Through his French mother, Ferdinand had acquired a part of the ruined Chateau de Saint-Cloud,  located outside Paris. The palace had been burned by the Prussian armies in 1870 during the Franco-Prussian War and was subsequently pulled down. Ferdinand had surviving architectural elements of the French palace incorporated into his new seaside summer home. He loved pointing out to guests the main pediment of Saint-Cloud palace, now embedded into the wall supporting Euxinograd’s main terrace. Depicting the French royal coat-of-arms (above), these architectural remnants had been transported stone by stone from Paris to the Black Sea on the Orient Express railway coaches.

The palace, sited on a promontory jutting into the Black Sea, can be visited today. It still contains the walnut and mahogany furniture from Ferdinand’s family, and a sundial, a gift from Queen Victoria, adorns the grounds. An enormous chandelier sporting gilded lilies and a royal crown still illuminates a reception room; it had been a present from the French royal house of Bourbon,  from which Ferdinand’s mother was descended. Every door handle in the palace is engraved with Tsar Ferdinand’s coat of arms, including those leading to the toilets.

The palace boasts an underground wine cellar that covers two floors. Constructed in 1891 to house an extensive collection of wine for royal consumption, a scandal erupted in 2002, when it was discovered that extraordinarily valuable vintage bottles (left), some dating from Bulgaria's 1878 liberation from the Ottoman empire, were missing from the Palace's cellar. Three French wines, well-preserved and each worth thousands of dollars, were among 137 bottles that disappeared. Last seen in April, 2002, the 124-year-old French wines had been a gift to Bulgarian Tsar Ferdinand I and his son, Tsar Boris III. The wine master was immediately dismissed, amidst scandalous charges. The Euxinograd estate grounds are surrounded by vineyards, which still produce white wine and brandy that are among the best in the country. The root stocks were selected and brought here by Ferdinand himself, who was an avid and expert naturalist. Today’s Euxinograd Chardonnay is world famous.

The palace grounds lead down directly to the Black Sea. It took several decades to complete the gardens, and today they are home to more than 300 species of plants from Asia, Latin America, North Africa and the South of France. Ferdinand ordered 50,000 trees from Marseille and planted them in especially rich soil transported from the mouth of Bulgaria’s Kamchiya River. Coniferous shrubs and evergreens were brought to the estate from Europe, Syria and Algeria, each species chosen by the Tsar himself. The palace gardens are a most pleasing fusion of French and English design devised by noted French landscape architect Edouard André. The grounds include two ornate bridges (one of which is made to look like a fallen tree) under which flows the Kestrichka Bara River. Embellishments include French bronzes, a statue of Neptune (above) and a lake filled with water lilies. Not to mention a Japanese garden. And a butterfly garden.

Ferdinand’s second wife Eleonore Reuss-Kostritz died at Euxinograd in 1917, and the next year, at the close of WW I, Ferdinand abdicated to his son Boris, in order to preserve the crown. When the Bulgarian monarchy was abolished after WW II, the palace became a summer home for Communist party bigwigs. When the Communist regime fell in 1989, the palace was used as a presidential residence, and during the summer, cabinet meetings are still held there.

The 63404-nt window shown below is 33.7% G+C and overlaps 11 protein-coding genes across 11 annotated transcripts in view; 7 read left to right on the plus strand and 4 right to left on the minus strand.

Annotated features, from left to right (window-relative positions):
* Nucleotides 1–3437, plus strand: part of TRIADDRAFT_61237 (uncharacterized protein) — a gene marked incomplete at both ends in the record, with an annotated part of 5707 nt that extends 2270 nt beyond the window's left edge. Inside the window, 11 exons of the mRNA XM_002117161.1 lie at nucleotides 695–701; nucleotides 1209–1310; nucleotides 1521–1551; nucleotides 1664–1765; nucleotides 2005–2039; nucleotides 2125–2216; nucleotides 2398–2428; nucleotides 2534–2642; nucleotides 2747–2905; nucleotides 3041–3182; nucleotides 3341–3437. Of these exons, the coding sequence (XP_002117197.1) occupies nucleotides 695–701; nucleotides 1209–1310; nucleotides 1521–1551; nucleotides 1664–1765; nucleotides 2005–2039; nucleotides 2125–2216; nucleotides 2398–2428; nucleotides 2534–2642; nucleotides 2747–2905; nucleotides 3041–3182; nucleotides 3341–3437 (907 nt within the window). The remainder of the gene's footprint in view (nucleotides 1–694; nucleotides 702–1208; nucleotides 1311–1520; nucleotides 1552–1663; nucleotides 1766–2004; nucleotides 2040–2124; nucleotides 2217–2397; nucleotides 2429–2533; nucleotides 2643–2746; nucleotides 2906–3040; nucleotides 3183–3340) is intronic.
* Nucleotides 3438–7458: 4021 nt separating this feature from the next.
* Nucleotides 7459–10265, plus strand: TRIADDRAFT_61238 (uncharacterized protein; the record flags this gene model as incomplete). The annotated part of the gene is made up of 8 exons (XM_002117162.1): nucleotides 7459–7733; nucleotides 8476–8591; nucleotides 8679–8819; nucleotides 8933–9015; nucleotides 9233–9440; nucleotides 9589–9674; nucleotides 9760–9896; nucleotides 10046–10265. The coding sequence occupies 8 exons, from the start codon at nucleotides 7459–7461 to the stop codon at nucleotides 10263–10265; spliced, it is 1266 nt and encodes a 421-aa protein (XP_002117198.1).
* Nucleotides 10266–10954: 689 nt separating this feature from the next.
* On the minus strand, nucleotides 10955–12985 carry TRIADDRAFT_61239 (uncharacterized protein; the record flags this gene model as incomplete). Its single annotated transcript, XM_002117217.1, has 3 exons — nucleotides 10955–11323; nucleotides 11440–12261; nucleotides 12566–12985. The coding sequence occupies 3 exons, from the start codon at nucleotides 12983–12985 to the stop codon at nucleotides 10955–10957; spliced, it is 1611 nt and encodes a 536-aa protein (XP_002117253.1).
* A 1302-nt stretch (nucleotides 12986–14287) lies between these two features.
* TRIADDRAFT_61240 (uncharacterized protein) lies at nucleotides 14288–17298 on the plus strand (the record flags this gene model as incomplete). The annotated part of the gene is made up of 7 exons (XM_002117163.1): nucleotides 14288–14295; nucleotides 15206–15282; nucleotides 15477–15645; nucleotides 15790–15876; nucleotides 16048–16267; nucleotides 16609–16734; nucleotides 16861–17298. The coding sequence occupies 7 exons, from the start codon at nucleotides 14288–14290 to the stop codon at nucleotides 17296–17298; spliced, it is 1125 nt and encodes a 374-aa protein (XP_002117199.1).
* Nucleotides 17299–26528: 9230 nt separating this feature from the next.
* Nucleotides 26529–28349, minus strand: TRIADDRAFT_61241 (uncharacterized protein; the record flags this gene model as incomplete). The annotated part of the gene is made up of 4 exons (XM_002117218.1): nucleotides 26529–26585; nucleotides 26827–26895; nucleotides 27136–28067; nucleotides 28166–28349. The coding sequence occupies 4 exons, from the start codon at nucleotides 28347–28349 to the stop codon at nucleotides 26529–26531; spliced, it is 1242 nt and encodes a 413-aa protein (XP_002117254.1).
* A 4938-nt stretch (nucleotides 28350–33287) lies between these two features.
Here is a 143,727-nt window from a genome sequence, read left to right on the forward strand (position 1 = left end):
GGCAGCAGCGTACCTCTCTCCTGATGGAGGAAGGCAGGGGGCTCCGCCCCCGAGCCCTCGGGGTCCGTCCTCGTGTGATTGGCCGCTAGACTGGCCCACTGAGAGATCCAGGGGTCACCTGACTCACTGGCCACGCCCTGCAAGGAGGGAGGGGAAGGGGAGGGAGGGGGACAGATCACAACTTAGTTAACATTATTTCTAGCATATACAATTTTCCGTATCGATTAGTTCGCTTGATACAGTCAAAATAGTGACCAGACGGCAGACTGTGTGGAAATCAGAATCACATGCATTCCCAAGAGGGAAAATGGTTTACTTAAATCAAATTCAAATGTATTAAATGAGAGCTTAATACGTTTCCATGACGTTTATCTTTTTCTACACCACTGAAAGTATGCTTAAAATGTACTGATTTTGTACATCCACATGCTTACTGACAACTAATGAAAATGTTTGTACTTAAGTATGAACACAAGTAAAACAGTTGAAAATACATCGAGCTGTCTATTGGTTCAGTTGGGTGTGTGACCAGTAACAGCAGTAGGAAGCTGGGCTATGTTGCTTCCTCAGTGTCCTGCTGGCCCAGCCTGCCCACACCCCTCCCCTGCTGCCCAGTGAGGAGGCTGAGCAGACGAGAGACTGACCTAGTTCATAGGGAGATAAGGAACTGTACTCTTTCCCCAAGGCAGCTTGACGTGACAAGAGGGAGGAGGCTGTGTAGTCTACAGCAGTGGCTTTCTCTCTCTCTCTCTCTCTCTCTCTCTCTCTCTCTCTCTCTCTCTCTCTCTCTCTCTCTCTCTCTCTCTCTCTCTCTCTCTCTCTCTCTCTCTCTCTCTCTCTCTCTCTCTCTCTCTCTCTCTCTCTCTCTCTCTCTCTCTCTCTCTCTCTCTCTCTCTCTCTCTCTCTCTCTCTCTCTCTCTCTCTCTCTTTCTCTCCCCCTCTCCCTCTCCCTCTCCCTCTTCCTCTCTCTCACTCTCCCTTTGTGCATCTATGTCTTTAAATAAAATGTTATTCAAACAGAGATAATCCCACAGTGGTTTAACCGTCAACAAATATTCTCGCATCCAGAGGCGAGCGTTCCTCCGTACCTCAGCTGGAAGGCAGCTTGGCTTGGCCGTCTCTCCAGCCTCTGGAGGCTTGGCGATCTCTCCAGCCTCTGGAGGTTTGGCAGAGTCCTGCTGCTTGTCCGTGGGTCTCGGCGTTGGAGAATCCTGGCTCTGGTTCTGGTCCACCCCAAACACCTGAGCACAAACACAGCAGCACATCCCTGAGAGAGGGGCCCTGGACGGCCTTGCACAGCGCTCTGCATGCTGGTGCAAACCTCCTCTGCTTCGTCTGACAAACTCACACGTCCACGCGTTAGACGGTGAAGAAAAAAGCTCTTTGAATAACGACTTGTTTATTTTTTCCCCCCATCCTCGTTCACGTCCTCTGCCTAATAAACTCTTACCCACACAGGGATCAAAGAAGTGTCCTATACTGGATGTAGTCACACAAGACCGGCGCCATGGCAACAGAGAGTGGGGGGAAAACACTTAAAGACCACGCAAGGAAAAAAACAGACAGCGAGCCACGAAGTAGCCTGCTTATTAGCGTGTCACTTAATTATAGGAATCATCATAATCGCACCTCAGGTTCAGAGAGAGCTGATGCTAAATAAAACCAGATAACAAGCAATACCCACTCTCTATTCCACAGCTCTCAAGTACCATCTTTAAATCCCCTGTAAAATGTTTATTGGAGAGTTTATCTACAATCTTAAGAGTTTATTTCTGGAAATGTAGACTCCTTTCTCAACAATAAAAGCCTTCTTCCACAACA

Palace building was apparently in the blood of the Saxe-Coburg-Gothas. When Ferdinand’s son, Tsar Boris III, visited the town of Banya in southern Bulgaria in 1925, he was captivated by the climate and local curative mineral springs. He built a large residence there in 1929, and subsequently supplied the village with electricity and had it connected to the Plovdiv-Karlovo railway line. After the fall of the Communist regime in 1989, Banya Palace was eventually returned to Boris’s son, the deposed Tsar Simeon II (born in this palace in 1937), who emerged from exile in Spain to serve as Bulgaria’s Prime Minister from 2001 through 2005. Simeon, who became Tsar at age six, has never renounced his throne.

As well, Tsar Ferdinand had ancestral palaces in Germany, Austria and Hungary. He was the last occupant of St. Anthony Castle (photo at left), a well-preserved Baroque palace (1749) in a mountain setting near Banská Štiavnica, Slovakia,  in what was then Hungary.

Today’s visitors admire its famous Chinese Parlor (photo below). Ferdinand delighted in the manor house’s quirky “year” symbolism, with 4 wings for each of the 4 seasons, 12 chimneys for 12 months, 52 rooms for 52 weeks, 7 arcades for 7 days in a week and 365 windows for the number of days in a year. Well honestly.

After Ferdinand’s abdication in 1918, he retired to Coburg, Germany, cradle of the Saxe-Coburg-Gotha dynasty, where he had a spare palace, Bürglaß-Schlösschen, in reserve. Stll in possession of his vast fortune, he lived the remaining thirty years of his life there as a bachelor, indulging his interests in horticulture, travel and male companionship. Ferdinand continued his month-long visits to the Italian island of Capri, in the Bay of Naples, infamous as a hang out for wealthy homosexuals in pursuit of young men. As well, he sustained his interest in fine motorcars and the young blond men who drove them.